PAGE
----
There are moments throughout my experience that remind me strongly of the importance of a place like Trail Lane Apartments. I was graced by two fo these moments just recently. I will start with my girl Donna(not her real name, HIPPA HIPPA). Donna is a late middle aged woman who has been chronically street homeless. She is well known to the homeless providers of the city for her sweet nature, sass and extreme vulnerability. Donna’s social history is widely unknown but it seems as though there is some intellectual disability and past manipulation of her by family or friends because of this. She is often seen on the streets of downtown, but more recently there have been some serious concerns for her safety and well being brought to us by the local police and our outreach workers. As luck would have it, Trail lane had an opening the very afternoon we were contacted about little Donna because one of our temporary room residents was moving to a full apartment. Matt and I whisked around Trail Lane to set up both the rooms for our present resident and our to be resident Donna. Donna’s case manager wanted her to be safe from people who have been harrassing her and the bitter cold of Pittsburgh winters. I had met Donna months ago on street rounds and dreamed of getting her into Trail Lane, even temporarily. (we have temp housing for people and permanent. she is placed in temp because her case manager wants to find her more supportive housing than Trail Lane 🙂 ) We picked her up from the drop in center and brought her to Trail Lane, gave her a quick tour and she was asleep on the leather recliner couch before we could even finish setting up her room. Its a blessing to see the immediate sense of comfort in those who enter Trail Lane. She has been living the life at Trail Lane for a little over a week and loves being able to have her own room, bed and radio. She often comes to me to tell me how shes cleaning it and enjoying her time. To see someone like Donna, who is incredibly at risk of physical, social and emotional trauma on the street.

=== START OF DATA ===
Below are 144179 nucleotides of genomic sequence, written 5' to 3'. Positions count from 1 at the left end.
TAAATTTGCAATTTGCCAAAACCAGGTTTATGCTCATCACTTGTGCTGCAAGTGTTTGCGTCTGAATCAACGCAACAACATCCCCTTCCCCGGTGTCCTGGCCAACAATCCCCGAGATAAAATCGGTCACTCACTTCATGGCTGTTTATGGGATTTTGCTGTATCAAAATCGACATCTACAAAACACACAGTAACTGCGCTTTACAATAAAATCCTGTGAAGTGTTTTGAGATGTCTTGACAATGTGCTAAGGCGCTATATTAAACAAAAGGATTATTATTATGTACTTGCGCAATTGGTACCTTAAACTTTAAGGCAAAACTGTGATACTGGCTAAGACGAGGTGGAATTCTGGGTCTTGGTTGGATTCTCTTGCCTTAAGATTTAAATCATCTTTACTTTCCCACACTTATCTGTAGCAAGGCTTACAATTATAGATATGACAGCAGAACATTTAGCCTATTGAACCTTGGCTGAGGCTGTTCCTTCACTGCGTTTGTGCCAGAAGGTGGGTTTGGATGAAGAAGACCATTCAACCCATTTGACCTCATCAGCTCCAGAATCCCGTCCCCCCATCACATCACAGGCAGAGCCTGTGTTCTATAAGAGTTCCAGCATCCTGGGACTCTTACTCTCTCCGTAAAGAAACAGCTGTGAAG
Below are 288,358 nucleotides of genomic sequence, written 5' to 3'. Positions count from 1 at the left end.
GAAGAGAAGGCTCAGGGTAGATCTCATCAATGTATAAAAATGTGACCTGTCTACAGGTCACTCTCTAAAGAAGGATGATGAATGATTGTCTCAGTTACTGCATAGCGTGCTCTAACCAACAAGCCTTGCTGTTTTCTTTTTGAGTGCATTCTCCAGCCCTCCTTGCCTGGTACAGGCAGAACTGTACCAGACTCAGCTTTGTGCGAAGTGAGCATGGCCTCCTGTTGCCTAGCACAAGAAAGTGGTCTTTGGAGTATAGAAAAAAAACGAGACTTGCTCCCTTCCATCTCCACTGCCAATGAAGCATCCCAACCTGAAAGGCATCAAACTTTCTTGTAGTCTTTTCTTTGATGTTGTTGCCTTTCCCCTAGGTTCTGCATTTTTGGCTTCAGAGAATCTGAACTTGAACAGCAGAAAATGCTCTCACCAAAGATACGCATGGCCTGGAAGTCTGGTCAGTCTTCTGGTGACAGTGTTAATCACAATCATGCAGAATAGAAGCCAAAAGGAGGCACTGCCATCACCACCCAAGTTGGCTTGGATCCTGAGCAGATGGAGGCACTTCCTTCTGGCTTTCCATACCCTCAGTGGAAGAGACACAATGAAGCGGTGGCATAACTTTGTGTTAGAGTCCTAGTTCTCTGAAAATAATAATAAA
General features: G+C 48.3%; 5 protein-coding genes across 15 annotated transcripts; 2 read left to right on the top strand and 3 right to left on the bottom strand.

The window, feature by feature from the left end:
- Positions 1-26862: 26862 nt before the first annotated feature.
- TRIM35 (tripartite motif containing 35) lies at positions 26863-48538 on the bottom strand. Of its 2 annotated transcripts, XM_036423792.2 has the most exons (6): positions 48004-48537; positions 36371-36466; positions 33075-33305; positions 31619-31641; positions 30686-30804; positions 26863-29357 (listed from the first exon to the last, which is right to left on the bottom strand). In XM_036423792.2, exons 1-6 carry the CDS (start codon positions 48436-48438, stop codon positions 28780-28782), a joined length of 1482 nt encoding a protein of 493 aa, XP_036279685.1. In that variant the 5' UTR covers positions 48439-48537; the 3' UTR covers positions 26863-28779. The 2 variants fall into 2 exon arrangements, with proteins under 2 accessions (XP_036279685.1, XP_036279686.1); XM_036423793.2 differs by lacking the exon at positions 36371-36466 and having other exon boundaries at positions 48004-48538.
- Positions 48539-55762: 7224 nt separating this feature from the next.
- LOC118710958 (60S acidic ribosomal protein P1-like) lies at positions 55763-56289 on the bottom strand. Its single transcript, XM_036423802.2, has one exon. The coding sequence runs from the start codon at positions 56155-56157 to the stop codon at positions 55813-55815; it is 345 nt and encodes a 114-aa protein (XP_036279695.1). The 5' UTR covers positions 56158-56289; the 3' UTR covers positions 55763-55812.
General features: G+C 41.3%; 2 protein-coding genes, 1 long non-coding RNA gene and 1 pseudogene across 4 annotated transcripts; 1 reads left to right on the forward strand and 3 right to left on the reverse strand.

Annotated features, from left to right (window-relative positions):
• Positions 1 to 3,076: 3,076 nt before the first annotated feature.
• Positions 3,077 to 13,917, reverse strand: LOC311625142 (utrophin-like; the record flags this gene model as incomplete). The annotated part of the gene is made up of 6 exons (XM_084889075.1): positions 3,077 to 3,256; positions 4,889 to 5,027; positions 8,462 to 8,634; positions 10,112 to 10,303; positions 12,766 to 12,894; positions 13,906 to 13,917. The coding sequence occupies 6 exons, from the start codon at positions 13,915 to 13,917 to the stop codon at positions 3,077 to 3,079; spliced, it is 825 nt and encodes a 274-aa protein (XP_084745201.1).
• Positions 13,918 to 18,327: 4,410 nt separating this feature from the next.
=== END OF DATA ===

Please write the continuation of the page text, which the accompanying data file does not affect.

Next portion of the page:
Another experience I had recently is not as cheerful, but just as meaningful. One of our permanent residents, who only months ago came to Trail Lane after years of resisting housing passed away of cancer in our care. Bob (again, not his real name) was the kindest and most gentle soul of all of our wonderful residents of Trail Lane. He would update us all on the weather, news and most importantly, baseball. The man loves baseball.I honestly believe that the excitement of both the Pirates and Redsox this fall helped him cope with his pain and fears as his condition worsened. Everyone that works at Trail Lane has a special place in their heart for Bob, so when he became too ill to receive treatment outside of the home, all of the staff showered him with the care he needed. His outstanding primary care doctor (Pittsburgh Mercy Family Health Center is THE BEST primary care around, I have no doubt) helped us refer him to hospice immediately upon realizing his need. All of us case managers welcomed hopsice with open arms. Their team was incredible, kind, dedicated and savvy. Hospice care was no doubt the biggest blessing of this experience for collaborative and supportive reasons. They went above and beyond to help us keep Bob home for as long as possible. When the time came for him to go inpatient for pain management, the transistion was swift and seamless, but we did not feel as though we were left behind in the action, as many family members do when something serious is happening medically. Bob desperately wanted to die at home, at Trail Lane, but we could not manage his pain well enough. I know that he is looking down at us from heaven and knows why we had to bring him to the inpatient center. Thankfully, the inpatient center was exactly what we wanted. The “feel” and comfort of Trail Lane with access of IV Dilaudid. BINGO! Thats the stuff. All of us spent time with Bob at his end of life, together and alone, sharing with him our caring, support and wishes for him to be at peace. He passed comfortably with Melody with him. by the grace of God that Bob came to us at Trail Lane, that he was able to pass away comfortably and surrounded by love. So many of our most needy do not have these blessings. We are grateful not only for hospice and comfort, but for the avoidance of the alternative. The alternative being the streets, an abandoned house or busy ER, alone, cold and in pain. 


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